The current building of the Exposition Park - Dr. Mary McLeod Bethune Regional Library is an LEED Gold Certified (environmentally sustainable design) structure built in 2008. Renamed in 1973, the branch dedication occurred in 1975 at one of its former locations on South Vermont Avenue. The branch is dedicated to influential and inspiring educator, philanthropist, presidential advisor, activist, and trailblazer Dr. Mary McLeod Bethune (1875-1955). This regional library is home to a Charles White mural inspired by its namesake, Mary McLeod Bethune (1977), and folktale-themed multi-layered glass artworks and artisanal hand-carved, glazed ceramic tiles by Cha-Rie Tang.
Art must be an integral part of the struggle. It can’t simply mirror what’s taking place. It must adapt itself to human needs. It must ally itself with the forces of liberation. The fact is, artists have always been propagandists. I have no use for artists who try to divorce themselves from the struggle.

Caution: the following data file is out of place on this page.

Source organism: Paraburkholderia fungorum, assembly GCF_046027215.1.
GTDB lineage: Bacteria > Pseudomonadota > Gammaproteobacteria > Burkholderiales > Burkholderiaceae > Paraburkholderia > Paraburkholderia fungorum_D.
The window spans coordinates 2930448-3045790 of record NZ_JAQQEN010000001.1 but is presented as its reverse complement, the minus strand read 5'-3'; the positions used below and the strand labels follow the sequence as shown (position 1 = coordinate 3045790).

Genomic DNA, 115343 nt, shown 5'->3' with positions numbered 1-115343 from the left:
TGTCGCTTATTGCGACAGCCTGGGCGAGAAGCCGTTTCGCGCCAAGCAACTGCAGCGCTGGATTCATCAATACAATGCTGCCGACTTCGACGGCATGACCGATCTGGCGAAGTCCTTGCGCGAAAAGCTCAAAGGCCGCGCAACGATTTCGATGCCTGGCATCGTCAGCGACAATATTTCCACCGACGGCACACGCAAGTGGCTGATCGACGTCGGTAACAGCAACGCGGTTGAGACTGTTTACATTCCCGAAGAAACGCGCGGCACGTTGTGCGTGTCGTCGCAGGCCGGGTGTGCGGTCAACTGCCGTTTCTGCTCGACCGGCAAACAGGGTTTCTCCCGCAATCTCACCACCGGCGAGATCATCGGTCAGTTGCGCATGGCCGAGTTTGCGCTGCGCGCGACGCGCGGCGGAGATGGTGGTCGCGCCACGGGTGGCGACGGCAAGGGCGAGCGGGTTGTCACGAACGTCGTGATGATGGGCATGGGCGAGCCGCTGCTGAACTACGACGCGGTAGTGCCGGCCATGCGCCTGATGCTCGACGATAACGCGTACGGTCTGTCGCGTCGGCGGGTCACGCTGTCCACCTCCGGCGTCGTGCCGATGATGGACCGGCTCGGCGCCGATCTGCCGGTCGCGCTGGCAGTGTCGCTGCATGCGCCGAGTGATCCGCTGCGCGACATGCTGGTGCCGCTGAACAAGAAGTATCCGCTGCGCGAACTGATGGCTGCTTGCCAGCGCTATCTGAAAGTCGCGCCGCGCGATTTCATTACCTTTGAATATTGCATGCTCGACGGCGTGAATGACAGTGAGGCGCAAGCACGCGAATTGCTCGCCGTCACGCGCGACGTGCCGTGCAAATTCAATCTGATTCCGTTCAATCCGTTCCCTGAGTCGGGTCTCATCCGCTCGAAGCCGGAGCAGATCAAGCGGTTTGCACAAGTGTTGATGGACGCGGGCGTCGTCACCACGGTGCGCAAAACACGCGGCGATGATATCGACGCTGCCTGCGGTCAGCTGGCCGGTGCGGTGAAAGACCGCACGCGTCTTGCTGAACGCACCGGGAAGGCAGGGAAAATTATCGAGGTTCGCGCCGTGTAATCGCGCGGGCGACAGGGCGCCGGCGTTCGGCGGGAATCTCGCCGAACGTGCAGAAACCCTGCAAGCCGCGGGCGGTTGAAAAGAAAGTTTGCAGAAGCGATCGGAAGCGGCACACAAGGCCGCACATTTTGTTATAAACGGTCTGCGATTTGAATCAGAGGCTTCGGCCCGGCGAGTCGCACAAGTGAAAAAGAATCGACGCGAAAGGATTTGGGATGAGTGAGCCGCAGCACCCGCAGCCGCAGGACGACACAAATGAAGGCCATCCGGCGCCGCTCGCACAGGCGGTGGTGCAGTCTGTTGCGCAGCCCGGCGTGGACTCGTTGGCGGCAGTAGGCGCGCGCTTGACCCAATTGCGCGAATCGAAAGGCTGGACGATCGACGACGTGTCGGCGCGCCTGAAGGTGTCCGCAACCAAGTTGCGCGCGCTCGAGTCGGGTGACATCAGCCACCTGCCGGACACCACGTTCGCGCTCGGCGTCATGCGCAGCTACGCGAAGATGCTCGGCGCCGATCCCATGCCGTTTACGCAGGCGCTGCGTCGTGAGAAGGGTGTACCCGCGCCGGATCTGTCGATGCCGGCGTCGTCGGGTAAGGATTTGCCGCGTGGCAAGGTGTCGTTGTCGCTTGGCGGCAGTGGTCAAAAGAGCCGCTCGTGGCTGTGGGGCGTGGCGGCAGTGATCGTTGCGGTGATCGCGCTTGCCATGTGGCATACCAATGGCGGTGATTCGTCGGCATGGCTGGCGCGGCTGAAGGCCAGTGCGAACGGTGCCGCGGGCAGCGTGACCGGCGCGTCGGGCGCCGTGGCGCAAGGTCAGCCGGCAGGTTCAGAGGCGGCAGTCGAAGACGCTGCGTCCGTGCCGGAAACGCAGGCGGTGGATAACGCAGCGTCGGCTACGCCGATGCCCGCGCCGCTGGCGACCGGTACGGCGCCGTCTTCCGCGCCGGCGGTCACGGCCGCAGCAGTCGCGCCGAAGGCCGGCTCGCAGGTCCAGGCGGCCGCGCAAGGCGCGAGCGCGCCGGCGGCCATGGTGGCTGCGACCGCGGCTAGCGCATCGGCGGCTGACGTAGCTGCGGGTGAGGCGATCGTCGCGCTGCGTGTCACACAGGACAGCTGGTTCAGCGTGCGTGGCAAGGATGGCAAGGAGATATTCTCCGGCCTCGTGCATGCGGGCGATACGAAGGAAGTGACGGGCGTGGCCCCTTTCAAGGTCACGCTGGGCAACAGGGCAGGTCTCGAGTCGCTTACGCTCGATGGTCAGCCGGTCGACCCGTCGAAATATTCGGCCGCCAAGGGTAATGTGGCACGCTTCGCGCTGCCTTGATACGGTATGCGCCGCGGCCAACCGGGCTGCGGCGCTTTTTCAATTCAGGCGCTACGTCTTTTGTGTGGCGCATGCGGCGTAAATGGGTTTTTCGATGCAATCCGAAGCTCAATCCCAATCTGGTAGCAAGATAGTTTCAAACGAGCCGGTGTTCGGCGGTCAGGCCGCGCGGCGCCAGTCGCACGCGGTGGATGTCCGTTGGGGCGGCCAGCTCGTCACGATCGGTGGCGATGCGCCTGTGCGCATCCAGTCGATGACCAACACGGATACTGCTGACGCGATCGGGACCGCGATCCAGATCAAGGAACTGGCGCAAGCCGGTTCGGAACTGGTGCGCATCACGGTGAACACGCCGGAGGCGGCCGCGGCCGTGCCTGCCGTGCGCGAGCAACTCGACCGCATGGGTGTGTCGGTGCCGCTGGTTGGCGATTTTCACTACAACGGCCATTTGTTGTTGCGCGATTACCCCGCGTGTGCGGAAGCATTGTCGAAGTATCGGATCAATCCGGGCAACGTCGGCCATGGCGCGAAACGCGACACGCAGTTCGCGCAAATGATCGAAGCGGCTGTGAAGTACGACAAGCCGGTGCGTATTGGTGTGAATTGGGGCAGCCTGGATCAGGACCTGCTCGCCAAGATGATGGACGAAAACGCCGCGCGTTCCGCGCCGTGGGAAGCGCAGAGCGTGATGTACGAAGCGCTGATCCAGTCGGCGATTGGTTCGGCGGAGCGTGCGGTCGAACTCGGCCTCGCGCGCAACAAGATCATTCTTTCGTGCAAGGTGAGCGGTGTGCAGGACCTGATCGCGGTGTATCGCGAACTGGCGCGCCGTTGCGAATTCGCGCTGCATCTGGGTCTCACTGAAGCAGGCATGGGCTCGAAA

Charles White (1918-1979) was a renowned, celebrated, and influential master draftsman, painter, printmaker, teacher, and activist. He was known for portraying and chronicling ordinary and extraordinary African Americans, infusing their portraits with dignity, beauty, and realism, counteracting the racism and stereotyping that sought to dehumanize them. His portrayals of the African American experience are infused with grace and incisive social commentary. Like Dr. Bethune, White was an educator; he was the first African American faculty member at the Otis College of Art and Design and taught there from 1965 until his death in 1979. He inspired, empowered, and mentored generations of artists, including Kent Twitchell, David Hammons, Judithe Hernández, Kerry James Marshall, Alonzo Davis, and Richard Wyatt.
Adorning the wall and soaring above the library’s circulation desk under the clerestory is White’s powerful and evocative oil on canvas triptych mural, spanning 10 by 14 feet. Dr. Bethune’s philosophy of education was also a triptych: the “three-fold training” of the head, hand, and heart. The center panel features Dr. Bethune seated in voluminous green robes, hands crossed in her lap, and a young student at her feet, reading an open book in front of an alphabetical chart.